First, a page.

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toward filling senior and executive level positions

(GS-13 and above). However, the Bureau of Labor Statis

tics plans to develop a senior-level positive recruitment

[blocks in formation]

ment.

This is significant since most of the non-minority

campuses visited are in large metropolitan areas, and,

therefore, have some contact with or knowledge of Fed

eral Service opportunities.

Most of the predominantly

minority colleges and universities, however, are located

in areas where they have no contact with and limited

knowledge of such opportunities.

Finally, when the other administrations recruit at

colleges it is only to encourage minorities to take the

Federal Service Entrance Exam, which is culturally and

racially discriminatory (See Appendix C-1).

There are

other less questionable methods (See Appendix C-2 - C-3)

that can be used in obtaining Civil Service eligibility

instead of encouraging minorities to take a test which

handicaps them. All of the Administrations have stated

good intentions in their EEO Action Plans on recruitment,

but they have done little or nothing to carry out these

[blocks in formation]

(Appendix C-4) reveals a minimum of seventy organizations

out of approximately 500 in June 1970, having five or

[blocks in formation]

(over 10% of total) having no minorities indicates that

minorities are not distributed adequately across organ

izational units.

The charts showing Percent Distribution by Grade,

Race, & Sex (Appendix C-5 - C-7) also indicate unequal

distribution across professional grades. The high per

centage of blacks and women in entry level grades is mis

leading since it is a high percentage of a small amount.

The majority of professional employees are GS-ll and above,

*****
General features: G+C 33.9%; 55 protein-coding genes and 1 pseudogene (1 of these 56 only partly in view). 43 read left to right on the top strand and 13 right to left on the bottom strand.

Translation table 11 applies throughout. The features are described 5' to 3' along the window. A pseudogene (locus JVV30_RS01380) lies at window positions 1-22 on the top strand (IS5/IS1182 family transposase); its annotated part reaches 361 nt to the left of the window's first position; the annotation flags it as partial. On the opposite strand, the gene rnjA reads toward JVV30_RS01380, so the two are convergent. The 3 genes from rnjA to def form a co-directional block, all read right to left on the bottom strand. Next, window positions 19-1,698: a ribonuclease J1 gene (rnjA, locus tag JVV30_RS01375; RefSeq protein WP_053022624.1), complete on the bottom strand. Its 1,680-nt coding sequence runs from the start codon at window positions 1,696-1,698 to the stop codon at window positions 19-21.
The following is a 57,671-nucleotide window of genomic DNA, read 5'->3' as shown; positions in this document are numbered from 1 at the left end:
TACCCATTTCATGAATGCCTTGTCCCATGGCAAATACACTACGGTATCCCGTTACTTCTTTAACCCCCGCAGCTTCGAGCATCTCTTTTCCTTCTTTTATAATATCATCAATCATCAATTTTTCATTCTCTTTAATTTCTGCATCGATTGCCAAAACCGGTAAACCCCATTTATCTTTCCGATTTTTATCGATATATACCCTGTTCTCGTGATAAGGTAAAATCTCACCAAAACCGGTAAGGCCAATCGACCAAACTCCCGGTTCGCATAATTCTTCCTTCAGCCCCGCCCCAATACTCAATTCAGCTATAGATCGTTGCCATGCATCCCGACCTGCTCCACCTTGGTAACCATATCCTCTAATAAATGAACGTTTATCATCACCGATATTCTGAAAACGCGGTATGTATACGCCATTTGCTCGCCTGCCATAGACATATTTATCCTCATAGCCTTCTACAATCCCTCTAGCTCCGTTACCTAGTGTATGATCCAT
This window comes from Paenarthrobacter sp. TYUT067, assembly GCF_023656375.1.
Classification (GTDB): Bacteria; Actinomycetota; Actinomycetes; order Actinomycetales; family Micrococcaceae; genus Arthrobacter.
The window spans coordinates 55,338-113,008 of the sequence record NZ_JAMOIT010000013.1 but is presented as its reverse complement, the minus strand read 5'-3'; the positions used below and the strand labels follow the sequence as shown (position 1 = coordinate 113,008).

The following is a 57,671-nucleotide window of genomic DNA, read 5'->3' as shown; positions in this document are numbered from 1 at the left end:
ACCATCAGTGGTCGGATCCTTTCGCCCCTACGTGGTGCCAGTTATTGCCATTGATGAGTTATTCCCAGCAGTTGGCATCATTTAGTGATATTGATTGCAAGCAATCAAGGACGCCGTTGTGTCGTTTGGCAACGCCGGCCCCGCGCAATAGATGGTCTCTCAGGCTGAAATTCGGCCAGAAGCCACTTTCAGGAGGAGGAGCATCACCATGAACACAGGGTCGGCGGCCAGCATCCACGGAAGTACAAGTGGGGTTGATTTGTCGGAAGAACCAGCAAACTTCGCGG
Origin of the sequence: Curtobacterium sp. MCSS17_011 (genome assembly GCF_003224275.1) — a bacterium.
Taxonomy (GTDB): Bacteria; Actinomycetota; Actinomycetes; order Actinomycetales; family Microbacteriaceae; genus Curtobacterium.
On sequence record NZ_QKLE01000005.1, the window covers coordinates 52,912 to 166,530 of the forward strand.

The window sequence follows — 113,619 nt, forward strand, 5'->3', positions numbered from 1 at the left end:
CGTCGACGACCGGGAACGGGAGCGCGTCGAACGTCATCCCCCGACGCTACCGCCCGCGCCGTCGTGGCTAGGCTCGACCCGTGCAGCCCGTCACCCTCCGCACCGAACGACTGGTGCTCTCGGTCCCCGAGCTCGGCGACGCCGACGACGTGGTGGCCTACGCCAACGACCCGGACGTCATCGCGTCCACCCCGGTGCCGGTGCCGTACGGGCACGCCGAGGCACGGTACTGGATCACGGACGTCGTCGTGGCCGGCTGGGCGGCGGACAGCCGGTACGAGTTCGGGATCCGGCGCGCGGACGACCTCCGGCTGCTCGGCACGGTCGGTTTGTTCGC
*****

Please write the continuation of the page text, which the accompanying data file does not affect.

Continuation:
where minorities and women comprise a low percent. (Table

2 in Appendix C-8 shows the total number of professionals

by grade.)

The sporadic activity in SOL (Appendix C-7) at GS

5-9 does not represent attorneys but other professionals

(legal assistants and administrative jobs), since attor

neys enter at GS-11. In all of the administrations, as

the quantity and/or GS level of professionals increases

the percentage of minorities and women decreases.

The recently created Occupational Safety and Health

Administration (OSHA) already has the characteristics of

poor distribution of minorities and women professionals

across GS grades. The Percent Distribution of Profes

sionals by Grade, Race, Sex in OSHA (Appendix C-9 - C-10)

also shows the same inverse relationship between GS

grade and percent of minorities and women.

Simply hiring from the Civil Service register and the

haphazard visiting of a few campuses and community organ

izations is not going to alleviate this unequal distri

bution. Only real positive recruitment programs can begin

to alleviate the disparity. There must be aggressive

attempts to find qualified minorities and women, not just

on the campuses but also within the community and within

the Department of Labor, and assurance that they are

placed properly and that they will be allowed to move up.

[blocks in formation]

The usual answer to the question why there is a lack

of effective positive recruitment programs is that there

are not many qualified minorities or women.

Yet, statis

tics from HEW, The Cabinet Committee on Opportunity for

the Spanish Speaking, and the National Urban League, Inc.

indicate that there are qualified minorities and women

available. Eighty-three predominantly black colleges were surveyed to see if they offered majors or required

courses in the Department of Labor's major areas of

2/Total enrollment at 83 black colleges represents 44% of total blacks enrolled in colleges as of Fall '68.

concentration. 3)

As the charts (see Appendix C-11

C-13)

show, there is a significant number of black colleges

having graduates and offering majors and required courses

in the Department's major areas of concentration.

The

law figure is low because of decreasing numbers of black

colleges with law schools and the increasing black enroll

ment in nonblack law schools.

This is illustrated by

the number of blacks enrolled in law schools jumping from

1254 in '67-'68 to 2154 in '69-'70 (Association of

American Law Schools Newsletters 68-3, page

70-2,

page 3). The other fields having the smaller number of

black graduates and colleges offering majors are mainly

areas of concentration which are located in small offices

in DOL or areas with limited numbers of positions avail

able.

Therefore, the small amounts still represent a

significant amount based on the limited need within the

Department. Availability studies for Spanish-Americans,

3/ DOL

DOL Major Areas of concentration: Accounting, Business Admin., Economics, Guidance & Counseling, Industrial Rel., International Rel., Journalism, Law, Math, Political Science, Social Science, Sociology, and Statistics.

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